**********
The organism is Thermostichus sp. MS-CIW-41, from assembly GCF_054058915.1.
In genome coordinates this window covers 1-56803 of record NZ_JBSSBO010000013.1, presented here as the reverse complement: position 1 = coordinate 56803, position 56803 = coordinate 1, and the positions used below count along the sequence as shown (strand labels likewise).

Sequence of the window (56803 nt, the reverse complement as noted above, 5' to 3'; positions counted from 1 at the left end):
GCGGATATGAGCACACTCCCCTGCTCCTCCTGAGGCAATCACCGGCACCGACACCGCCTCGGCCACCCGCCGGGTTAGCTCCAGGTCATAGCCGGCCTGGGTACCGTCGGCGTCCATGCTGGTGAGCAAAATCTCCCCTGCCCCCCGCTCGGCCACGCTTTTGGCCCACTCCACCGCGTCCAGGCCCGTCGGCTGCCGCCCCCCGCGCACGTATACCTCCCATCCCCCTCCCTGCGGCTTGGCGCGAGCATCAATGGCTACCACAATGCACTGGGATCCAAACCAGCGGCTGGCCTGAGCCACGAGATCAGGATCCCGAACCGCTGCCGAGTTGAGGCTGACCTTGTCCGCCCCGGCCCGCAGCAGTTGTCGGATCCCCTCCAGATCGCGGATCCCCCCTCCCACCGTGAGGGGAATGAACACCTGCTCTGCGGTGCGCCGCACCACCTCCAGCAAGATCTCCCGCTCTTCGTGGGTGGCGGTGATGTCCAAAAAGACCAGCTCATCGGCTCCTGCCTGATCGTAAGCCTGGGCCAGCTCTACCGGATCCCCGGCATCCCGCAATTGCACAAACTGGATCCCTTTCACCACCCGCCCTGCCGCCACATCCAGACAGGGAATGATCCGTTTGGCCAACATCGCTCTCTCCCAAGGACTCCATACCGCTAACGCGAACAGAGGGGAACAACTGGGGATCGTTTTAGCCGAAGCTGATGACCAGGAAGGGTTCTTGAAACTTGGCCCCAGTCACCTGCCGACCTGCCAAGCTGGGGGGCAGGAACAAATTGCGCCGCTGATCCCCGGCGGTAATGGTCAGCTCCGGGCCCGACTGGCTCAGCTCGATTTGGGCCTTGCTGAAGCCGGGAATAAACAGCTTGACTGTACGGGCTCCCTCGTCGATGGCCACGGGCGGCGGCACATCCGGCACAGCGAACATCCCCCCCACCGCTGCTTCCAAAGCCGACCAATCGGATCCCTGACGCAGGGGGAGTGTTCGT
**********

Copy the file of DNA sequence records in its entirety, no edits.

The organism is Thermostichus sp. MS-CIW-41, from assembly GCF_054058915.1.
In genome coordinates this window covers 1-56803 of record NZ_JBSSBO010000013.1, presented here as the reverse complement: position 1 = coordinate 56803, position 56803 = coordinate 1, and the positions used below count along the sequence as shown (strand labels likewise).

Sequence of the window (56803 nt, the reverse complement as noted above, 5' to 3'; positions counted from 1 at the left end):
GCGGATATGAGCACACTCCCCTGCTCCTCCTGAGGCAATCACCGGCACCGACACCGCCTCGGCCACCCGCCGGGTTAGCTCCAGGTCATAGCCGGCCTGGGTACCGTCGGCGTCCATGCTGGTGAGCAAAATCTCCCCTGCCCCCCGCTCGGCCACGCTTTTGGCCCACTCCACCGCGTCCAGGCCCGTCGGCTGCCGCCCCCCGCGCACGTATACCTCCCATCCCCCTCCCTGCGGCTTGGCGCGAGCATCAATGGCTACCACAATGCACTGGGATCCAAACCAGCGGCTGGCCTGAGCCACGAGATCAGGATCCCGAACCGCTGCCGAGTTGAGGCTGACCTTGTCCGCCCCGGCCCGCAGCAGTTGTCGGATCCCCTCCAGATCGCGGATCCCCCCTCCCACCGTGAGGGGAATGAACACCTGCTCTGCGGTGCGCCGCACCACCTCCAGCAAGATCTCCCGCTCTTCGTGGGTGGCGGTGATGTCCAAAAAGACCAGCTCATCGGCTCCTGCCTGATCGTAAGCCTGGGCCAGCTCTACCGGATCCCCGGCATCCCGCAATTGCACAAACTGGATCCCTTTCACCACCCGCCCTGCCGCCACATCCAGACAGGGAATGATCCGTTTGGCCAACATCGCTCTCTCCCAAGGACTCCATACCGCTAACGCGAACAGAGGGGAACAACTGGGGATCGTTTTAGCCGAAGCTGATGACCAGGAAGGGTTCTTGAAACTTGGCCCCAGTCACCTGCCGACCTGCCAAGCTGGGGGGCAGGAACAAATTGCGCCGCTGATCCCCGGCGGTAATGGTCAGCTCCGGGCCCGACTGGCTCAGCTCGATTTGGGCCTTGCTGAAGCCGGGAATAAACAGCTTGACTGTACGGGCTCCCTCGTCGATGGCCACGGGCGGCGGCACATCCGGCACAGCGAACATCCCCCCCACCGCTGCTTCCAAAGCCGACCAATCGGATCCCTGACGCAGGGGGAGTGTTCGT